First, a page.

Today's post comes coutesy of Jason Tweed's publication "Private Duty Today" (www.privatedutytoday.com)which is a website and product of Leading Home Care (www.leadinghomecare.com). In addition to being an expert consultant in home care, Jason is also a recipient of care and has a lot of first hand knowledge about great vs. not-so-great caregives. Please enjoy.
The Fallacy of the Satisfied Customerby Jason Tweed
If your agency provides high quality caregivers, that's good.
If your company's caregivers are reliable and dependable, that's good.
If your employees are friendly and compassionate, that's good.
Unfortunately, if you do all of these things over 95% of the time, you are simply average in the minds of your customers.
When people contract for personal care they expect quality caregivers who are reliable and dependable. They expect that your employees will be compassionate and friendly. If you do all of these things consistently you will have lots of satisfied customers.
Satisfied customers cannot help you grow your business. Only enthusiastic customers help your business grow and establish customer service as a distinct competitive advantage in your marketplace.
We define "enthusiastic customers" as any individual who gets MORE than he or she expects during a customer service experience. The principal benefit of an enthusiastic customer is that they share the experience with others. Families talk with other people in their social groups. Referral sources recommend you to other potential referral sources. You are "liked, tweeted, recommended" and otherwise endorsed on social networks. Enthusiastic customers generate word-of-mouth marketing, the single most valuable and effective type of promotion.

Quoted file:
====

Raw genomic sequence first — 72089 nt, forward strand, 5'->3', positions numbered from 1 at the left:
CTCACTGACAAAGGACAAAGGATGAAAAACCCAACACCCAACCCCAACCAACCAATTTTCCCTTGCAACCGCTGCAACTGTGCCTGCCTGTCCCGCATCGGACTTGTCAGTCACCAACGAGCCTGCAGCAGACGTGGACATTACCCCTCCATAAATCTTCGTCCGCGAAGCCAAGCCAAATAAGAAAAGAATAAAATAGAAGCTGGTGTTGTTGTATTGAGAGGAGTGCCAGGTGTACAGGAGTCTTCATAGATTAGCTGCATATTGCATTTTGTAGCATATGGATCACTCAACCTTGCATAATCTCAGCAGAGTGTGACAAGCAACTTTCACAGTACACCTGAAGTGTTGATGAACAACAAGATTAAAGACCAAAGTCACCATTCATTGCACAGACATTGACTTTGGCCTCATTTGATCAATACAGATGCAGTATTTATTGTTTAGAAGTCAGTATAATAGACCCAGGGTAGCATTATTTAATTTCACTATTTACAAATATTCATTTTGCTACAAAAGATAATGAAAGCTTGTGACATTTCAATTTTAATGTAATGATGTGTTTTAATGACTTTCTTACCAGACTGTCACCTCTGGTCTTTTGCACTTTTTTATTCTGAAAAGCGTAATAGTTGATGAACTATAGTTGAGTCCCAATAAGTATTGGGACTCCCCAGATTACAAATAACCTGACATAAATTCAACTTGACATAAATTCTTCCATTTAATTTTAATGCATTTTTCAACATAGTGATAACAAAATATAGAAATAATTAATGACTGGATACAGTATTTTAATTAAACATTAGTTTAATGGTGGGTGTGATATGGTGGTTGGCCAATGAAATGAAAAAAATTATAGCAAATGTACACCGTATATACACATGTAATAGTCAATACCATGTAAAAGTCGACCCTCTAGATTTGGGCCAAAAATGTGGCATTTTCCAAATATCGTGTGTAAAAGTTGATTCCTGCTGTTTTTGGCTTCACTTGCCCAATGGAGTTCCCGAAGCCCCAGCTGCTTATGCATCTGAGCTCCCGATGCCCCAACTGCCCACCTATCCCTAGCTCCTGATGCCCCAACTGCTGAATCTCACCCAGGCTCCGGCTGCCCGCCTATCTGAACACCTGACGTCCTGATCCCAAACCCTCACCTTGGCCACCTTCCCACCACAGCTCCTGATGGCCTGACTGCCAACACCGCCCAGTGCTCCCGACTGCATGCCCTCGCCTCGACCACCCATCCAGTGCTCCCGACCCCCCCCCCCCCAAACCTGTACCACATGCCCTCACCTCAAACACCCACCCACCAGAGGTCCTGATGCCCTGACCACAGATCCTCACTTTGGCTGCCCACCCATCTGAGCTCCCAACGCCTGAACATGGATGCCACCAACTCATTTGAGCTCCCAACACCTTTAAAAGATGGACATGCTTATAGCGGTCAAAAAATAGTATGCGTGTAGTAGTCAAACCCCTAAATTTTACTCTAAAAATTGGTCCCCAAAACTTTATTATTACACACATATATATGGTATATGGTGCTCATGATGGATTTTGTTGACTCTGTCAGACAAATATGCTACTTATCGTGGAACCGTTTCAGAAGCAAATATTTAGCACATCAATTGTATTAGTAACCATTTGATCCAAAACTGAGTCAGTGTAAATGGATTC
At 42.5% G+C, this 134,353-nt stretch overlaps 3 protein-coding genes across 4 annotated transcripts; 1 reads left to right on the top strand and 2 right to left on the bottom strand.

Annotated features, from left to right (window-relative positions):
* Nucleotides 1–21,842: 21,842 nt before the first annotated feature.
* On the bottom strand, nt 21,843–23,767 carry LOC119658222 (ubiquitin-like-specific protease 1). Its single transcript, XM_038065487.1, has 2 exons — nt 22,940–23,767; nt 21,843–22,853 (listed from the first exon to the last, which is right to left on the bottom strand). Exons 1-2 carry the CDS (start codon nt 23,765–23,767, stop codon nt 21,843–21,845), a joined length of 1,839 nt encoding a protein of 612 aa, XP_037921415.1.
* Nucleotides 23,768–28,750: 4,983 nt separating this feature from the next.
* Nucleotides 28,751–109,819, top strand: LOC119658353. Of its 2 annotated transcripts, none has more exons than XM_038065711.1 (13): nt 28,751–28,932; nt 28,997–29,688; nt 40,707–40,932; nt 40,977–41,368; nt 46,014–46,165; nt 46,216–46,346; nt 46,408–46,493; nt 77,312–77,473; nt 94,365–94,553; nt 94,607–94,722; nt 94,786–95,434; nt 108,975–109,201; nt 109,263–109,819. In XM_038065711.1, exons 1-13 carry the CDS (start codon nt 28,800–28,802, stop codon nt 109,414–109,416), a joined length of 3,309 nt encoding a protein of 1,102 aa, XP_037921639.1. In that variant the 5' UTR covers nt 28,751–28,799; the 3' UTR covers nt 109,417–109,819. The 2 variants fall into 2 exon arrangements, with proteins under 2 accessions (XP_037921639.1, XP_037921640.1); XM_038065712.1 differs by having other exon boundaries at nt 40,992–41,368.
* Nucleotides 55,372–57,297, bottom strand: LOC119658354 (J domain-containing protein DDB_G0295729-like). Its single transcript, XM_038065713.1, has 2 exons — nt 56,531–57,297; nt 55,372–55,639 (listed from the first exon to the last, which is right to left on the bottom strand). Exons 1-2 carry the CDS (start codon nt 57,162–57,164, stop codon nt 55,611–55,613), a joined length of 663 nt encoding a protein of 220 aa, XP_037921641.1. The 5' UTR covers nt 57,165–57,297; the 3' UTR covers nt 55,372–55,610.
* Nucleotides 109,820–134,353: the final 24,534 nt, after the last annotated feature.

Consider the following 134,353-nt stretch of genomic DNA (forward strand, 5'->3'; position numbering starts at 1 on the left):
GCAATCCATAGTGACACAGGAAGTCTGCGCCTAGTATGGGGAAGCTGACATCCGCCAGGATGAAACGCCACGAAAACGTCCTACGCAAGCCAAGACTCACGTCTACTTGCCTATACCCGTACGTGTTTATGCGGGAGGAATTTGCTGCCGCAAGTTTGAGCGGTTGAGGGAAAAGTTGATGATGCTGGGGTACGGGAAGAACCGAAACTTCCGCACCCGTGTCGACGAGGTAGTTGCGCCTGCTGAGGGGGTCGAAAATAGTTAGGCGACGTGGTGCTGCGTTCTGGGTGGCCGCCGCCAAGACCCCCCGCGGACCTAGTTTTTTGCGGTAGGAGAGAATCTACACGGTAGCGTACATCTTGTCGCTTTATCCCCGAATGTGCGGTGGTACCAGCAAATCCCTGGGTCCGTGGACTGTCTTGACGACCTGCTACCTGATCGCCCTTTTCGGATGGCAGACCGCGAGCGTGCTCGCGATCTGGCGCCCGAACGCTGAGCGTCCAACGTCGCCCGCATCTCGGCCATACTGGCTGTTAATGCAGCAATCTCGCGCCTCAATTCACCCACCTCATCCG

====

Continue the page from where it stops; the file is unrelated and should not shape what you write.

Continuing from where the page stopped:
I'm certain some of you disagree with me. I'm certain that there are many of you who have built solid businesses with consistent growth based on satisfied customers. Unfortunately, there are two problems with relying on satisfied customers.
- First, they help you keep pace with market growth. As the demand for home care increases, your business will grow. Unfortunately, many attribute this to satisfied customers, when in reality it's a function of supply and demand. With increasing competition, this historical growth is likely unsustainable.
- Second, satisfied customers are better than dissatisfied customers. When you provide satisfaction you will benefit from competitors who lose customers because of negative experiences. You depend on your competition to fail in order for you to grow. Again, with increasing competition and overall quality in the marketplace, becomes unsustainable.
To gain competitive advantage through customer service you must be able to deliver beyond expectation. There are two possibilities.
- Provide additional value -- add-on services and "beyond the call of duty" services generate enthusiasm.
- Handling problems and unique situations with exceptional skill.
When your company actively looks for ways to exceed customer expectations, you will win in the marketplace. Furthermore, you control your own destiny rather than depending on market demand and failures within your competition.
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